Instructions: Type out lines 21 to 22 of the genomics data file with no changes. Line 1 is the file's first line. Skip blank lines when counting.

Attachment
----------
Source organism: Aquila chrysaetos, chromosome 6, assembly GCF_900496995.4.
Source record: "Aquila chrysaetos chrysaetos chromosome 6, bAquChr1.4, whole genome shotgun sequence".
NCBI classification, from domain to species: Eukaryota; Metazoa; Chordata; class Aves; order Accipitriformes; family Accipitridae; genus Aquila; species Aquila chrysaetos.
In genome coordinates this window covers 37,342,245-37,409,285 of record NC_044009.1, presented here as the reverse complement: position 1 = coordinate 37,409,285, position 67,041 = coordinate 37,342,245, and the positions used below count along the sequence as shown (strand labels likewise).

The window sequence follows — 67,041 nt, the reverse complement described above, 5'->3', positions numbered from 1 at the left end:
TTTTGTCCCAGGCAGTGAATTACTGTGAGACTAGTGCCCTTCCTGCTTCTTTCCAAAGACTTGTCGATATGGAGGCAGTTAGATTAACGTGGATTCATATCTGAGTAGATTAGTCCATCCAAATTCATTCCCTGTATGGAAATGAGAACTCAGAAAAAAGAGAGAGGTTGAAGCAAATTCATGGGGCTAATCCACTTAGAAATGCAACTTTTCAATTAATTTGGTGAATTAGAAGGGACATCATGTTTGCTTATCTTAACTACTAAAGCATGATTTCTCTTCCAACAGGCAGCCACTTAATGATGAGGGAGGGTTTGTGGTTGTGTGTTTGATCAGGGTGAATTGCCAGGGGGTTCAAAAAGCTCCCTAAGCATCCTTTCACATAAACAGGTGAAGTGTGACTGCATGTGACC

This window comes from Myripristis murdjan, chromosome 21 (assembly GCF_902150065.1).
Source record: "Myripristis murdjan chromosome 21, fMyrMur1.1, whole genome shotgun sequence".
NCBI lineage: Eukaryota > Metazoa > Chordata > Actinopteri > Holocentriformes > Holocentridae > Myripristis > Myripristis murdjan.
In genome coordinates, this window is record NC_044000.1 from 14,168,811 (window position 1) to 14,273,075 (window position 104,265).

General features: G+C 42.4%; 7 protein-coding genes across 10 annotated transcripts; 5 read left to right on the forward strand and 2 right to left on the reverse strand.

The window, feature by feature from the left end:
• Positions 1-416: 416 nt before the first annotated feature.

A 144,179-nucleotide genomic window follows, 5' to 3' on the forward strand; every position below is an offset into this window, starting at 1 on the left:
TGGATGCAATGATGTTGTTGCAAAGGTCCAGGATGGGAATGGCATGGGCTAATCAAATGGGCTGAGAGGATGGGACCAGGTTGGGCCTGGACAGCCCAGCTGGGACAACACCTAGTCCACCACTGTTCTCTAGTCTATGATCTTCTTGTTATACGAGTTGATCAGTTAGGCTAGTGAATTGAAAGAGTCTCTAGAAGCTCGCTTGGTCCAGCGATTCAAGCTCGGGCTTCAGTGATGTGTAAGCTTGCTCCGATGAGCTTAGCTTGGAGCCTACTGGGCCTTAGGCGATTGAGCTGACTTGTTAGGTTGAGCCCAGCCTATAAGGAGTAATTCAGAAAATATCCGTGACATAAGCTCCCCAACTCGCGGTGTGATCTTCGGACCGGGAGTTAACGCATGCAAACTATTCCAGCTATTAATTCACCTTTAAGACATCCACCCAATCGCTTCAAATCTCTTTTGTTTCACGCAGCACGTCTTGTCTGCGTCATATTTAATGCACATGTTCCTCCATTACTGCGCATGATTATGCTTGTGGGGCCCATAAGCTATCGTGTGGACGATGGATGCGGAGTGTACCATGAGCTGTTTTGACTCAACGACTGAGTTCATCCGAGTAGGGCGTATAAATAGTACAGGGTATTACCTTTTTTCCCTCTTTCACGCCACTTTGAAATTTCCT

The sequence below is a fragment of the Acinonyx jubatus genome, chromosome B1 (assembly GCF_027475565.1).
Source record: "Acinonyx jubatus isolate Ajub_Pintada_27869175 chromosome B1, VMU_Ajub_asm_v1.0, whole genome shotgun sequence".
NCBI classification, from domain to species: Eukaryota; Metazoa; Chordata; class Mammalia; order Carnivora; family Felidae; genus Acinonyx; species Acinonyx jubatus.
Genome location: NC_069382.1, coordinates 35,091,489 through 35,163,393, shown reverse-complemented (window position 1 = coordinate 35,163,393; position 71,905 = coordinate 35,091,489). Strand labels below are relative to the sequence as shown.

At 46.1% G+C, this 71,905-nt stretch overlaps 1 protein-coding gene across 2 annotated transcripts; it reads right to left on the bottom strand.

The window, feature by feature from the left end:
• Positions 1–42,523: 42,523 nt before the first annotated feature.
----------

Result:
The window, feature by feature from the left end:
• Positions 1–42,523: 42,523 nt before the first annotated feature.